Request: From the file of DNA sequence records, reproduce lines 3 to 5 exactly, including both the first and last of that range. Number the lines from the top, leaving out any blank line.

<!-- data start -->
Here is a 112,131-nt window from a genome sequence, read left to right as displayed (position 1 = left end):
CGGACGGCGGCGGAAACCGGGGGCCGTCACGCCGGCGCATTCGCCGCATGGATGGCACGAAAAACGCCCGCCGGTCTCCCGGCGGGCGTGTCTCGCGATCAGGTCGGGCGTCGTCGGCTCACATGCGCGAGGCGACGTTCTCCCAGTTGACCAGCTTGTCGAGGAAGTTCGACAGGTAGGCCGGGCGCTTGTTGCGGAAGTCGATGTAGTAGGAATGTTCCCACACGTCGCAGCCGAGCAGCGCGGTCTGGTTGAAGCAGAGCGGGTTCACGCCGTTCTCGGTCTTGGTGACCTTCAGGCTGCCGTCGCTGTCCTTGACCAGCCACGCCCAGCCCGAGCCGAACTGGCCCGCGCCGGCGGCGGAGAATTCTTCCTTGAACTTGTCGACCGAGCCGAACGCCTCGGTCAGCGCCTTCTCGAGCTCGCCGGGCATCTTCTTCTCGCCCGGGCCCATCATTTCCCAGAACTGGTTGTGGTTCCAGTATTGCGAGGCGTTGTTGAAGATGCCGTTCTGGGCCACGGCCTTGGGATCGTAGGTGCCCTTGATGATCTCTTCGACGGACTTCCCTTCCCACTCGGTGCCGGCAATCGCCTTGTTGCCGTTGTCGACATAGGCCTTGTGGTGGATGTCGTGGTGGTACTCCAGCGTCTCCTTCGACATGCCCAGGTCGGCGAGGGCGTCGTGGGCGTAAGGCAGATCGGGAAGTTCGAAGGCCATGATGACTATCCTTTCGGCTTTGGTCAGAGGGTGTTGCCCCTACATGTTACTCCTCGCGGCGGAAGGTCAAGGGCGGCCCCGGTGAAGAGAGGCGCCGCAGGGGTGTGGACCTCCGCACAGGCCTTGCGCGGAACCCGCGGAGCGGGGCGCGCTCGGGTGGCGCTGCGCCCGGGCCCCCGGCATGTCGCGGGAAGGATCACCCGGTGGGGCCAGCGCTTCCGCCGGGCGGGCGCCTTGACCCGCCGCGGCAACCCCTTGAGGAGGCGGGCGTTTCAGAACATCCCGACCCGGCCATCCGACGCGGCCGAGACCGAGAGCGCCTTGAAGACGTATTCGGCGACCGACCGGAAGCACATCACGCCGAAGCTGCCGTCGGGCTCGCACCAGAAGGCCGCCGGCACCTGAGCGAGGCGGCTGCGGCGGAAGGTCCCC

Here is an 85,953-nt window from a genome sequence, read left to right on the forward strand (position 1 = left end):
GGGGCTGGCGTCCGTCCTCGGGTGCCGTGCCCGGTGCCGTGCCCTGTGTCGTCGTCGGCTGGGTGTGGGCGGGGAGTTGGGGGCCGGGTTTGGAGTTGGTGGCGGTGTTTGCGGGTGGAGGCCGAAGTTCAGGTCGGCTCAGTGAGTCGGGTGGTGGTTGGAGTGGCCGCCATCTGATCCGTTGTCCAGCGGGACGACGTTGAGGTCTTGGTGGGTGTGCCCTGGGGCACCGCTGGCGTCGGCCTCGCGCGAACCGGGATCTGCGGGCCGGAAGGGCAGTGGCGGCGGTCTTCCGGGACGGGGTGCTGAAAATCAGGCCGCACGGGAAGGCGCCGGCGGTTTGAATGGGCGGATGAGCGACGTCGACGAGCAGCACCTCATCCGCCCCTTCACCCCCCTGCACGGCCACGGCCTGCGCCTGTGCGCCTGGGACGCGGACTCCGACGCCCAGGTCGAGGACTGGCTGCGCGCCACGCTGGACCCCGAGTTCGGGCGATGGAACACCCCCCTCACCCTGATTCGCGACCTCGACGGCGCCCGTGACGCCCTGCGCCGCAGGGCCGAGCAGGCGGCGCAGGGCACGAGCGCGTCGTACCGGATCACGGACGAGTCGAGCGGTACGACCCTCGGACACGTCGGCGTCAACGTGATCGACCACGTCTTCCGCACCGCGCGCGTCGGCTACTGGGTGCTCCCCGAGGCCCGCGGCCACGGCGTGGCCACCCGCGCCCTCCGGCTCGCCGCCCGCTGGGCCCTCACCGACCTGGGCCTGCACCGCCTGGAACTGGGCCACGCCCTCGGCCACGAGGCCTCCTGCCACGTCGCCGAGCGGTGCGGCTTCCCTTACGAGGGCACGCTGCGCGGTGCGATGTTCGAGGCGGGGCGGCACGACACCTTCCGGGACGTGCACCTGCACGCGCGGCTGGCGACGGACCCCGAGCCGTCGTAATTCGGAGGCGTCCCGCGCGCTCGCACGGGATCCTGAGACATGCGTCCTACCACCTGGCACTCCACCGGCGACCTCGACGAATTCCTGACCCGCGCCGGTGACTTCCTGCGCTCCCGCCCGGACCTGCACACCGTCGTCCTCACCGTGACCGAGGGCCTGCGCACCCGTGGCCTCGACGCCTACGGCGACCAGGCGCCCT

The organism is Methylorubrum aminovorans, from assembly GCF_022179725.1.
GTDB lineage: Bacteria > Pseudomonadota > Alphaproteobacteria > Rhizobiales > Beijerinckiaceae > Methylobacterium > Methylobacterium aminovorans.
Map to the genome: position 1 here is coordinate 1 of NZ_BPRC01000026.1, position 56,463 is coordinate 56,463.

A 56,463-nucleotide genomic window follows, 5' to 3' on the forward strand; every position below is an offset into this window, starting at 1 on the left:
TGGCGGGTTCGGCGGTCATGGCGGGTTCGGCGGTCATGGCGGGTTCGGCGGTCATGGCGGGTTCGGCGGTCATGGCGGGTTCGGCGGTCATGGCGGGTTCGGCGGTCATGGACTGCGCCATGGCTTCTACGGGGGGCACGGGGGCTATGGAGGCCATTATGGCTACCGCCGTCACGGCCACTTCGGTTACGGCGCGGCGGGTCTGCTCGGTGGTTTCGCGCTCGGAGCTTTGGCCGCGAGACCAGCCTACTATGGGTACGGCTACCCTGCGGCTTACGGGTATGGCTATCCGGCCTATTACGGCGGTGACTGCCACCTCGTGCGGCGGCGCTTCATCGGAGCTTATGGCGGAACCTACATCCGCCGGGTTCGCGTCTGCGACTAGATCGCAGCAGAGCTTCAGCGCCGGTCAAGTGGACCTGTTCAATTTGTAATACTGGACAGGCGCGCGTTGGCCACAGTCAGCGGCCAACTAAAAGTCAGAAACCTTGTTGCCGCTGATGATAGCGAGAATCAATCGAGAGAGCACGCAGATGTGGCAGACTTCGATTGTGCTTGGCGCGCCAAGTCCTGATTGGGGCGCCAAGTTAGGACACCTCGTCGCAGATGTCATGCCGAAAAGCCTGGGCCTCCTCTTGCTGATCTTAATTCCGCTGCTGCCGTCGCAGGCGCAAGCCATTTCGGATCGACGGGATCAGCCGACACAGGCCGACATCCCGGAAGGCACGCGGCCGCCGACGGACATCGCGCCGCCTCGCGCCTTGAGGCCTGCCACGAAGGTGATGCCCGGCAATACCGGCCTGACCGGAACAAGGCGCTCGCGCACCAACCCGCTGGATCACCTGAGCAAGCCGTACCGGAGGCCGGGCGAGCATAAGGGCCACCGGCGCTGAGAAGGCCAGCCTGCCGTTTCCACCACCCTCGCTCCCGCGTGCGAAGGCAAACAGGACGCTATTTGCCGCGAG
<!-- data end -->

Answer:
Here is an 85,953-nt window from a genome sequence, read left to right on the forward strand (position 1 = left end):
GGGGCTGGCGTCCGTCCTCGGGTGCCGTGCCCGGTGCCGTGCCCTGTGTCGTCGTCGGCTGGGTGTGGGCGGGGAGTTGGGGGCCGGGTTTGGAGTTGGTGGCGGTGTTTGCGGGTGGAGGCCGAAGTTCAGGTCGGCTCAGTGAGTCGGGTGGTGGTTGGAGTGGCCGCCATCTGATCCGTTGTCCAGCGGGACGACGTTGAGGTCTTGGTGGGTGTGCCCTGGGGCACCGCTGGCGTCGGCCTCGCGCGAACCGGGATCTGCGGGCCGGAAGGGCAGTGGCGGCGGTCTTCCGGGACGGGGTGCTGAAAATCAGGCCGCACGGGAAGGCGCCGGCGGTTTGAATGGGCGGATGAGCGACGTCGACGAGCAGCACCTCATCCGCCCCTTCACCCCCCTGCACGGCCACGGCCTGCGCCTGTGCGCCTGGGACGCGGACTCCGACGCCCAGGTCGAGGACTGGCTGCGCGCCACGCTGGACCCCGAGTTCGGGCGATGGAACACCCCCCTCACCCTGATTCGCGACCTCGACGGCGCCCGTGACGCCCTGCGCCGCAGGGCCGAGCAGGCGGCGCAGGGCACGAGCGCGTCGTACCGGATCACGGACGAGTCGAGCGGTACGACCCTCGGACACGTCGGCGTCAACGTGATCGACCACGTCTTCCGCACCGCGCGCGTCGGCTACTGGGTGCTCCCCGAGGCCCGCGGCCACGGCGTGGCCACCCGCGCCCTCCGGCTCGCCGCCCGCTGGGCCCTCACCGACCTGGGCCTGCACCGCCTGGAACTGGGCCACGCCCTCGGCCACGAGGCCTCCTGCCACGTCGCCGAGCGGTGCGGCTTCCCTTACGAGGGCACGCTGCGCGGTGCGATGTTCGAGGCGGGGCGGCACGACACCTTCCGGGACGTGCACCTGCACGCGCGGCTGGCGACGGACCCCGAGCCGTCGTAATTCGGAGGCGTCCCGCGCGCTCGCACGGGATCCTGAGACATGCGTCCTACCACCTGGCACTCCACCGGCGACCTCGACGAATTCCTGACCCGCGCCGGTGACTTCCTGCGCTCCCGCCCGGACCTGCACACCGTCGTCCTCACCGTGACCGAGGGCCTGCGCACCCGTGGCCTCGACGCCTACGGCGACCAGGCGCCCT

The organism is Methylorubrum aminovorans, from assembly GCF_022179725.1.